Q&A with Joel Carpenter

Dr. Joel Carpenter is professor of history and director of the Nagel Institute for the Study of World Christianity at Calvin College. He reminisces with us here about his grad school experience.

How did you choose your area of specialty?

From high school on I was fascinated with U.S. history, and when I got to
college, my U.S. history professors (Ronald Wells and George Marsden) deeply
engaged me.  I went to Johns Hopkins to study with Timothy Smith, who was by
then running his Program in American Religious History, with funding from the
Lilly Endowment.  My first thought was to work on revivalism and 19th century
reform movements, drafting off of Smith’s famous book on the topic.  But Smith,
who had just finished mentoring a cohort of doctoral students doing
immigrant/ethnic/religious history, started asking me personal ‘roots’
questions.  When he found out that I had been reared in a rather sectarian
Baptist denomination, he encouraged me to do research on the history of the
American fundamentalist movement.  I found out that my professor back at
Calvin, George Marsden, was working in the same area, and I became hooked on
the topic.

How did grad school challenge and/or strengthen your faith?

I had a very good time socially with fellow graduate students, and the
professors with whom I was reading for exams took religious faith very
seriously as a historical and human factor.  All but one, I think, were
religiously observant themselves, after some fashion.  So I had no great crisis
of faith in graduate school.  Prof. Smith, who was a devout Christian in the
holiness tradition, and who thought constantly about faith and history sorts of
issues, was very encouraging and supportive.  So was Prof. John Higham, who had
us read Reinhold Niebuhr, and so too another Smith student, Ben Primer, who
introduced me to Peter Berger’s The Social Construction of Reality.  Berger’s
sociology of knowledge helped me push back intellectually versus those who
wanted to reduce religion to other, purportedly more basic forces.  All of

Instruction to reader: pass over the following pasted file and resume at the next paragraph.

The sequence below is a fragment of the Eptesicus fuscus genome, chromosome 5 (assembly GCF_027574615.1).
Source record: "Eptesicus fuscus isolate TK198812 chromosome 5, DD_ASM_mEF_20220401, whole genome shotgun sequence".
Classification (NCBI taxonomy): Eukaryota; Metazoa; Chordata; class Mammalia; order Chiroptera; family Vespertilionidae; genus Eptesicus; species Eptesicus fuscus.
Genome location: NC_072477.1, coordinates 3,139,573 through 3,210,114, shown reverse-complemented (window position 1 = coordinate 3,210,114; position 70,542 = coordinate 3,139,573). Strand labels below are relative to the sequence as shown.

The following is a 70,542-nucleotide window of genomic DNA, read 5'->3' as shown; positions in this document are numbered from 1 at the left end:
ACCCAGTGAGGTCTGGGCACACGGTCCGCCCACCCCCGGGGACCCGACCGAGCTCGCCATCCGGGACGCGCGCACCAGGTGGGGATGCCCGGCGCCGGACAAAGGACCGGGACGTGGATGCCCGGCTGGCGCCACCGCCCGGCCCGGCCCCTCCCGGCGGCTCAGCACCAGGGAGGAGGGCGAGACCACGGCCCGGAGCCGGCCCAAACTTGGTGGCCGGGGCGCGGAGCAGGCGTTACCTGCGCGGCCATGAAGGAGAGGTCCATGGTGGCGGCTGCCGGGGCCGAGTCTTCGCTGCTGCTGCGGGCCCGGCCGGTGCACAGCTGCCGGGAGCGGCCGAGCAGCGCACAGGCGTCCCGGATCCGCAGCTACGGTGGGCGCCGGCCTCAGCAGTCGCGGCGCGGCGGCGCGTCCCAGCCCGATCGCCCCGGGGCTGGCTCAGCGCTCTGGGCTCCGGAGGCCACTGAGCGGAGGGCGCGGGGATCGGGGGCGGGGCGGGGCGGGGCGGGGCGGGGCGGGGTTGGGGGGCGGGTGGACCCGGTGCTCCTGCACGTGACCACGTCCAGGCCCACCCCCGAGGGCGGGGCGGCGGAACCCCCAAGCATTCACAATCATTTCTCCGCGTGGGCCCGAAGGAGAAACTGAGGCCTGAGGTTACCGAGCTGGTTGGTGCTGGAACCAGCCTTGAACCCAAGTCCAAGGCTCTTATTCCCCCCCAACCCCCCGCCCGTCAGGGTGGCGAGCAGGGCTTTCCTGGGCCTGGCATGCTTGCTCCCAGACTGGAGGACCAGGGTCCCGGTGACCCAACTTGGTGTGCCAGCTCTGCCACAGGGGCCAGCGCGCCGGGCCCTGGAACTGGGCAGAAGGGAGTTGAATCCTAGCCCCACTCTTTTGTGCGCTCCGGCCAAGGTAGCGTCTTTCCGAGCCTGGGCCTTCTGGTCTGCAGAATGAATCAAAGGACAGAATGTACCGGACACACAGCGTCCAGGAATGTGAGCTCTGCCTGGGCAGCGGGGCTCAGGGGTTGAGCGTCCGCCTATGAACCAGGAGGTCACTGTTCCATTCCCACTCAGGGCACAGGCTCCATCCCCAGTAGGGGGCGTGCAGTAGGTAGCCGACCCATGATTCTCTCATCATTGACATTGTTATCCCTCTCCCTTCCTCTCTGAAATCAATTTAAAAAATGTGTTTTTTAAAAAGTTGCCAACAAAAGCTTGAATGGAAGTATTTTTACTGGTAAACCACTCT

these factors and our knowledge of them are socially constructed, I found, so
none deserved any more explanatory power, privilege or leverage than human
religiosity.

But more than intellectual challenges, I had to face the loneliness,
unrelenting hard work, and questions of calling that come with graduate studies
in the humanities.  I received great help from the learned and wise pastor at a
nearby Baptist church, who gave me the best medicine available–the
responsibility of teaching the Sunday morning Bible class for university
students!  I found the assurance I needed as I studied the Gospel of Matthew
and the Epistle to the Colossians with the students.  Speaking to me
particularly were the words of Jesus recorded in Matthew 11:28-30: “Come unto
me, all who labor and are heavy laden, and I will give you rest.  Take my yoke
upon you, and learn from me; for I am gentle and lowly in heart, and you will
find rest for your souls.  For my yoke is easy, and my burden is light.”  This
has become a life motto for me.


What was the most enjoyable part of grad school?

I very much enjoyed the intellectual discoveries, especially those that I
gained on my own.  It was a time of rich learning and exploration.  I really
enjoyed the people.  We had a great social bond going, especially amongst the
American history graduate students.  It helped that I came from a Christian